Will the Housing Market Get Better?

There is still much speculation about the current state of the economy. Some say that it is on an upswing while others say that the worst still isn’t over. According to the last census data, there are many changing factors that suggest that there is hope in our recovering economy. Births aren't declining as they have been in past years. The job market is improving, allowing many who have finished college to find a job or a better job than they currently have. The housing market is showing signs of possible growth for 2012 as well.

I am very interested in seeing how the housing market will turn out since it was an enormous cause of our recession. This year we have seen interest rates very low, especially for mortgages. Many places don't even have mortgage rates above 4%, such as in Cedar City, UT. Something else has been happening. The gap between renting and buying a home has disappeared in many cases. An article in the Wall Street Journal online states "that, historically, the cost to rent an apartment has been about 10% lower than the after-tax cost of owning a home." However, "[b]y the end of 2011...research found that the cost to rent an apartment was about 15% higher than the cost to own a home." That is an enormous difference. With renting an apartment being more expensive, buying a home is the cheaper substitute. There are many factors that will affect the housing market, such as if potential buyers have steady jobs or not. Even with the other factors included, with record-low rates, high rent prices, and lower home prices, the demand for homes should increase.


Dave Tufte said...

Jake: 100/100

This is a well-written post, but I'd like to see it related back to managerial economics more than it is.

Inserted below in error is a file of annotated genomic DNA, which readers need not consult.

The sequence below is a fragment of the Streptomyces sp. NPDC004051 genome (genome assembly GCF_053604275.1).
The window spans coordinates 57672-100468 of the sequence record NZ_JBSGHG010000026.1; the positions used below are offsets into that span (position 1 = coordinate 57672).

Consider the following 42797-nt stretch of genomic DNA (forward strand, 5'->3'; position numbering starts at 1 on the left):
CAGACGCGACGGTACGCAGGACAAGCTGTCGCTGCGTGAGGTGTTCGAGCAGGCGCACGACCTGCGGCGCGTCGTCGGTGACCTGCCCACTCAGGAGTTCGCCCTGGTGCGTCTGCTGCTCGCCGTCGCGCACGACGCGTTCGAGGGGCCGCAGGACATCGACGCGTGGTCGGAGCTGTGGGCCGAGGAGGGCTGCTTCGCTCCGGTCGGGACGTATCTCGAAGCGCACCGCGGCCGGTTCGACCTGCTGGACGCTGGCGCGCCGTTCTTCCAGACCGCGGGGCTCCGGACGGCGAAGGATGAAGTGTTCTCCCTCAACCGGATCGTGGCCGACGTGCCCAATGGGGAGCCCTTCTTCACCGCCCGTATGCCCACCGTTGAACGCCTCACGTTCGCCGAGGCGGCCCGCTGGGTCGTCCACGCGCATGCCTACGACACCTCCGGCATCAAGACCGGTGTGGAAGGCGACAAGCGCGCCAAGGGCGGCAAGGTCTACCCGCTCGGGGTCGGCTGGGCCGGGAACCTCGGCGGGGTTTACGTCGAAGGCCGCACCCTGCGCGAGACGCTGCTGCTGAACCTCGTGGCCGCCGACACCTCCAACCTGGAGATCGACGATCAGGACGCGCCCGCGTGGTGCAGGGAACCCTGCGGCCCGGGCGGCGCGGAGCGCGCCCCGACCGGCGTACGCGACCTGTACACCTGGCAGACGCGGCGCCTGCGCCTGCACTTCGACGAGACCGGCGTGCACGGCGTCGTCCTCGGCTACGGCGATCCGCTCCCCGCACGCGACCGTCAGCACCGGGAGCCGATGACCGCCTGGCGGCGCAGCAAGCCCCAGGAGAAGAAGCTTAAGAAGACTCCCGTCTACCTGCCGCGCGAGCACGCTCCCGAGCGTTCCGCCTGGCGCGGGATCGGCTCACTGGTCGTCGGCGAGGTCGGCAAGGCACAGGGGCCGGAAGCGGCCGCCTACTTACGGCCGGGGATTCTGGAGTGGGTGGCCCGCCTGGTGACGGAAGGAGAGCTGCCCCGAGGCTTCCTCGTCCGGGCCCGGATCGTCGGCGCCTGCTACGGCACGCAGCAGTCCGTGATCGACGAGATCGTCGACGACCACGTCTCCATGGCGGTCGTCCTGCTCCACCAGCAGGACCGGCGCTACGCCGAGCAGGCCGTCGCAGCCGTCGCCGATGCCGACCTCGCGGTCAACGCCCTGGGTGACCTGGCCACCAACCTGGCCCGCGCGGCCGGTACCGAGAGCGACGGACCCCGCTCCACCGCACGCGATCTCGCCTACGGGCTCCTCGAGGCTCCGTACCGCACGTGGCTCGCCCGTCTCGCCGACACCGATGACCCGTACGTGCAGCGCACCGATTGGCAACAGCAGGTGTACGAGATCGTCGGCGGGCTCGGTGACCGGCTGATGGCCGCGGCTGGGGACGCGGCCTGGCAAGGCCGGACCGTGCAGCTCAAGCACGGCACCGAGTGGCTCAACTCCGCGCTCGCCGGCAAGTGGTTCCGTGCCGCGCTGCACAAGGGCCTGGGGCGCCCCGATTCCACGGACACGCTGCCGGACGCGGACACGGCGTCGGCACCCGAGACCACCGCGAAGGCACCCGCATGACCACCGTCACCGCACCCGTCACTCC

Here's some thoughts about the current situation as discussed here.

1) I get a little "weirded out" when the Census Bureau releases reports like this. This was big news last week. But ... it's not really in that agency's job description.

2) Births are up, but that won't affect much for 20 years.

3) The housing market isn't just showing signs of "possible growth". It is looking pretty good.

4) The housing market was a cause of the most recent recession. Saying an "enormous" cause is probably overstating it.

5) Interest rates have been low for several years. They haven't change much recently (in the big scheme of things).

6) The point about renting being currently more expensive than buying is definitely correct, and somewhat unusual. I am dubious about whether that will lead to a demand shift for home purchases though ... perhaps too many people have been burned recently.

Patrick said...

Home prices are the highest they have been in five years so the housing market is recvering well. From 2007 to 2010 there was a huge excess in supply of housing that caused prices to drop over 50% in several areas across the country. As the existing supply has been purchased at low prices and many builders have either gone out of business or have been hesitant to build, I think the decrease in supply over the last two years is one of the major reasons for the increase in prices.